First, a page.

God’s Word for You
Luke 11:11-13 Pray big! Pray bold!
by Pastor Timothy Smith on Wednesday, July 11, 2018
Which among you fathers, your son will ask for a fish, but instead of a fish will give a stone to him? Grammarians wrestle with this ungrammatical construction which comes out differently no matter what way it is translated. “In spite of the grammatical hopelessness of the sentence,” Robertson said, “it has great power” (Grammar of the Greek New Testament p. 436). Sometimes our Savior and the Holy Spirit through inspiration transcend the limitations of human grammar to present the truth of the gospel in marvelous language. When this happens, it’s time to close the grammar books, put down the chalk or the whiteboard marker, and sit quietly with Mary at the Lord’s feet and listen.
11 “Fathers, if your son asks for bread, which of you would give him a stone instead? Or if he asks for a fish, would you give him a snake? 12 Or if he asks for an egg, would give him a scorpion? 13 So if you, though you are evil, know how to give good gifts to your children, how much more will your heavenly Father give the Holy Spirit to those who ask him?”
If a human father treats his son with affection and love, surely the heavenly Father does, too. And if there is a human father who is cruel to his son, would our heavenly Father do the same? Not at all. A son who has been mistreated by his earthly father has a heavenly Father who loves him and who will love him for all eternity in his “many mansions” (John 14:2). Jesus uses the comparison of the gifts, bread or stone, fish or snake, egg or scorpion, to teach us about our heavenly Father’s love. We wonder whether there is a correlation between these things:
- bread and stone
- fish and snake
- egg and scorpion
We won’t find anything that ties all of them together. That’s not the Lord’s point. Of course, we remember that when the Lord was hungry, the devil really did offer him stones instead: “If you are the Son of God, tell these stones to become bread” (Matthew 4:3). The devil is no substitute for a loving father, either human or heavenly. The devil is never your friend; he never, ever, has your best interests at heart.
No, the progression here is that the son asks for three acceptable things: bread, fish, and egg. Bread was the staple food whether it was made of wheat, rye, barley, spelt (dinkle wheat), or something else like rice. Fish were eaten if they met the requirement of the clean animals. For fish, this meant that they had to have “fins and scales” (Leviticus 11:9; Deuteronomy 14:9). Any other swimming thing like an eel would not be a valid substitute. Scorpions were likewise unclean. The only bugs that were permitted for food were the locust, katydid, cricket or grasshopper (Leviticus 11:22). No land animal of the “third category” (“those that move along the ground,” Leviticus 11:31; Genesis 1:24, 3:14) was to be used for food. Remember that even the serpent, which had originally been a “second category” land animal (the “wild animals,” Genesis 1:24-25, 3:1) was cursed to become a “third category” creature after the fall (Genesis 3:14). The devil ruins whatever he touches.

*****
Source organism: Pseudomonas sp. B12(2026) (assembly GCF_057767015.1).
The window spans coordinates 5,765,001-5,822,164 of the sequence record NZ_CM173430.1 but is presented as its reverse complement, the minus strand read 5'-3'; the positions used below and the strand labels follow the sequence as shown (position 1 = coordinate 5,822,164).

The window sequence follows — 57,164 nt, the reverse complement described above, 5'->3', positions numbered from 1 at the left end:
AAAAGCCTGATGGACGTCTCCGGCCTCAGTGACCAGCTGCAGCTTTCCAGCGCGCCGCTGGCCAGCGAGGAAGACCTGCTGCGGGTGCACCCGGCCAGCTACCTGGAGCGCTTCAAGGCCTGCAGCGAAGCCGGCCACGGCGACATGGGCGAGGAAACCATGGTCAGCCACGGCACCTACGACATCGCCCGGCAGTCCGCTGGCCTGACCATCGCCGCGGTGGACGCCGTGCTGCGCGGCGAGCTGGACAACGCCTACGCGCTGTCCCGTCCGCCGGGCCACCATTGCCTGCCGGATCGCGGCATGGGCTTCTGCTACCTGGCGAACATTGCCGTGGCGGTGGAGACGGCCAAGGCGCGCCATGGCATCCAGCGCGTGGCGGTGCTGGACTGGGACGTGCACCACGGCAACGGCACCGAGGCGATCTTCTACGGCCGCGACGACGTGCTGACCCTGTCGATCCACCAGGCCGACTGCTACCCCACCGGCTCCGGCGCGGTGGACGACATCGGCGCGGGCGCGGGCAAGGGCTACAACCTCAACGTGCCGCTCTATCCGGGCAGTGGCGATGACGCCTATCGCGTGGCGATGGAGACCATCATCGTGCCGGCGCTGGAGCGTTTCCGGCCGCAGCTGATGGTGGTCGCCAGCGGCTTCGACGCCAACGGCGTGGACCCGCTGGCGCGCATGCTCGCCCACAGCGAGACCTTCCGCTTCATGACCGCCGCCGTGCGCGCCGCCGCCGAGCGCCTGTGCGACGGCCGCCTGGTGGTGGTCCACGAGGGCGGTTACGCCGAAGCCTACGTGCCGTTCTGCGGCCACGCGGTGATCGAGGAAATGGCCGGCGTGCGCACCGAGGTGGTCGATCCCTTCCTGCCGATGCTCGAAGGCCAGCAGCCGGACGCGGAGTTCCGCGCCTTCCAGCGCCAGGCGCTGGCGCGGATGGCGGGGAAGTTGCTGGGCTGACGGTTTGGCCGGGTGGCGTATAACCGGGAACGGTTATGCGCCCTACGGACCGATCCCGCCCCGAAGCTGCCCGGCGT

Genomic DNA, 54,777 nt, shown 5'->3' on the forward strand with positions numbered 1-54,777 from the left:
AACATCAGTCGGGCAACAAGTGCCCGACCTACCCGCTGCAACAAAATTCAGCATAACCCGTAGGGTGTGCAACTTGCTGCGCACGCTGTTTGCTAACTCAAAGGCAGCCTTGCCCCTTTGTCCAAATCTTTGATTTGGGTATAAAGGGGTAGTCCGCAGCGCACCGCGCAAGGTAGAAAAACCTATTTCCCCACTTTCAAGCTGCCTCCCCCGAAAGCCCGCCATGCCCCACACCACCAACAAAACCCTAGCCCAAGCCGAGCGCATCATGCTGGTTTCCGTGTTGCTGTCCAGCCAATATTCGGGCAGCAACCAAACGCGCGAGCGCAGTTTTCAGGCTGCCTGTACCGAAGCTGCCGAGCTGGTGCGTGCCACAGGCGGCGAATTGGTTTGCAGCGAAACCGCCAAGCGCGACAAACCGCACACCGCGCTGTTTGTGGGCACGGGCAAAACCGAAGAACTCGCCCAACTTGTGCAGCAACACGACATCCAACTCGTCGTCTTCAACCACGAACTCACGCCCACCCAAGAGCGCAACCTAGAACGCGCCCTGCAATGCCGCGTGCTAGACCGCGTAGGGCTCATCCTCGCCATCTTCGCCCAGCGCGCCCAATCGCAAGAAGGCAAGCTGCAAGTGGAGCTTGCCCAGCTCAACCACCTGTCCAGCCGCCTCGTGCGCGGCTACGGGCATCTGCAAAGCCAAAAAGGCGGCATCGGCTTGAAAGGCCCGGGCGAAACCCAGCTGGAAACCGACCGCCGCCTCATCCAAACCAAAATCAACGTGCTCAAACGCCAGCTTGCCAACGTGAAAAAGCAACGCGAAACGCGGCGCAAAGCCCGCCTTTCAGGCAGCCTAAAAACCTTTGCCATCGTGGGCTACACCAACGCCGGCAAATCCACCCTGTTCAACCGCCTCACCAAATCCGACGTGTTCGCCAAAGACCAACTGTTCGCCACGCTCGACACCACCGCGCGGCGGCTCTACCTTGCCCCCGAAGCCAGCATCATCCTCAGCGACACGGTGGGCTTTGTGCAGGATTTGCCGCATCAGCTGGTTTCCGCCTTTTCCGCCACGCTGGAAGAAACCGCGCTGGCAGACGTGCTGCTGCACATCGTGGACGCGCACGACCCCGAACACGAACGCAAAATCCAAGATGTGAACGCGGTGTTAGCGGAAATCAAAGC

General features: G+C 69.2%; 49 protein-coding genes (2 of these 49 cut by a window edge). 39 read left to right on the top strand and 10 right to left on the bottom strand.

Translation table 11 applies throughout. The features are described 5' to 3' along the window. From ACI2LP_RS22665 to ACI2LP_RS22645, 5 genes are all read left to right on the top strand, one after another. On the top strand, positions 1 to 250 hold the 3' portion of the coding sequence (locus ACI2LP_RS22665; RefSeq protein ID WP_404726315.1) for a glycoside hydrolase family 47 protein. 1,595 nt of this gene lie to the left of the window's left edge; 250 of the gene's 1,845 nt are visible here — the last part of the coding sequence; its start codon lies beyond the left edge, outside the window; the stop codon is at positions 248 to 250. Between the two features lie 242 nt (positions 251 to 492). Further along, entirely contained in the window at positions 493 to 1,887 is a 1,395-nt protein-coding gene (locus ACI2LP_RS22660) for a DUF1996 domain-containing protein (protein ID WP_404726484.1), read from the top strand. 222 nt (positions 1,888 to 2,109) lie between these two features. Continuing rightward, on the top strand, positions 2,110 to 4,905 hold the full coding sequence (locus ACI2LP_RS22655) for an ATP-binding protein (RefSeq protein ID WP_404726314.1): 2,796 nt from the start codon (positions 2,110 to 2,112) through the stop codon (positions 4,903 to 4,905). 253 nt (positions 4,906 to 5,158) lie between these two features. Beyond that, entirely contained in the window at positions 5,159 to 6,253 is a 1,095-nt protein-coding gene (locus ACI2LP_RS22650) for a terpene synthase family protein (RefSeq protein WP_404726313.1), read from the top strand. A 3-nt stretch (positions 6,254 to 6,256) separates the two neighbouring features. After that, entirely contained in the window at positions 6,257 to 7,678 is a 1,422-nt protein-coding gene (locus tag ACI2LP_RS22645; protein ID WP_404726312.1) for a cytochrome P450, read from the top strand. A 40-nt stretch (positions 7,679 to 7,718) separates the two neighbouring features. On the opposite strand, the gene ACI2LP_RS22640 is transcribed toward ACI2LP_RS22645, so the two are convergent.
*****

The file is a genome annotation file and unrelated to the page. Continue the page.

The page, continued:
Jesus gave his disciples authority “to trample on snakes and scorpions, and to overcome all the power of the enemy” (Luke 10:19). God also encouraged his prophet: “You, son of man… do not be afraid, though briers and thorns are all around you and you live among scorpions. Do not be afraid of what they say or [be] terrified by them” (Ezekiel 2:6). Sometimes we have figurative snakes and scorpions in our lives, or even alligators who snap at our feet while we try to carry out the Lord’s work.
At the end of verse 13, notice the gift the Father gives: It is the Holy Spirit! What better gift could we be given? I ask God for guidance, and he doesn’t give me a scrap of paper or a sketch of a map. He gives me the Guide, the Counselor, the Paraclete: The Holy Ghost. The Spirit of God comes to me through my baptism and he lives within my flesh, the Spirit in my body. This is a gift that is unparalleled; that transcends even the parables of Jesus. How could we hope to chronicle the benefits of having God dwell within us? This is how we are able to look at unclean things—snakes and scorpions, greed and doubt, drugs, fame, murder, whores, theft, power, pride, glory, idolatry, blasphemy, and even sarcasm, and turn away in disgust when others wallow in them as if nothing else matters. Only through the mercy of the indwelling Holy Spirit can we see them for that they are, cursed, defiled, and defiling things, and look to the Father instead. When we stumble, we have Christ. When we don’t, we thank the Spirit. We are led by them, taking us by both hands, to the throne of our good and gracious Father.
Our heavenly Father is not the source of sin, nor is he the giver of unclean gifts. He knows what we need, and even what we desire. He wants us to pray with the confidence that he will not be fickle, like the pagans imagine their gods to be. He will give what is good. So pray big! Pray bold! Your heavenly Father loves you, and what he gives is good.
Note: 11:11 A few witnesses including Papyrus 45 omit the “bread” and “stone” portion: “Fathers, if your son asks for a fish, would you give him a snake instead?” Papyrus 45 (c. 250 AD, Egyptian) is known for its brevity. The copyist wielded, as E.C. Colwell said, “a sharp axe,” and whole phrases are sometimes omitted from the text.
Pastor Timothy Smith
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